I was also once in a conversation with a small business owner who was expressing prejudice about a certain identifiable group, but then seemed genuinely surprised when I assumed they would prefer not to have clients of that identifiable group.  (And then, in an interesting feat of mental gymnastics, expressed the idea that the problem with Those People is they aren't interested in being a client of the business in question, and if they were a client of the business in question they would be One of the Good Ones.)

I don't understand how people can think this way.  And I'm not saying that in a bemoaning-lack-of-human-compassion sort of way, I'm saying I can't extrapolate from my own experience having a human brain to figure out how the human brain can do this.

If they think being unemployed is bad and wrong and means you're lazy and unworthy of help, why wouldn't they conclude that I'm bad and wrong and lazy and unworthy of help if I lose my job?  If they do conclude that but feel morally obligated to help me anyway, why would they be surprised that I wouldn't expect them to do that?  And why would they reassure me in advance that they'd help me if they think being unemployed is so bad and wrong it needs additional external disincentives?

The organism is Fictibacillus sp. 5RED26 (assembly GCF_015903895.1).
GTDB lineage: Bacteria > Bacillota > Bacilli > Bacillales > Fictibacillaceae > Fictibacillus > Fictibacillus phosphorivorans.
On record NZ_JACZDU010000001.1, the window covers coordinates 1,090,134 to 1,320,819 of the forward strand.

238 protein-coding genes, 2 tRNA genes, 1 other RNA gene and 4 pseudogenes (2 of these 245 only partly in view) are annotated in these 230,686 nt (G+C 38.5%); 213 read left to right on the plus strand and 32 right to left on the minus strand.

Conversely, if they want me to be confident I'd cared for and supported if unemployed, why would they spend so much time ranting and railing about unemployed people in the presence of someone who could become unemployed at any time and historically has had difficulty getting jobs?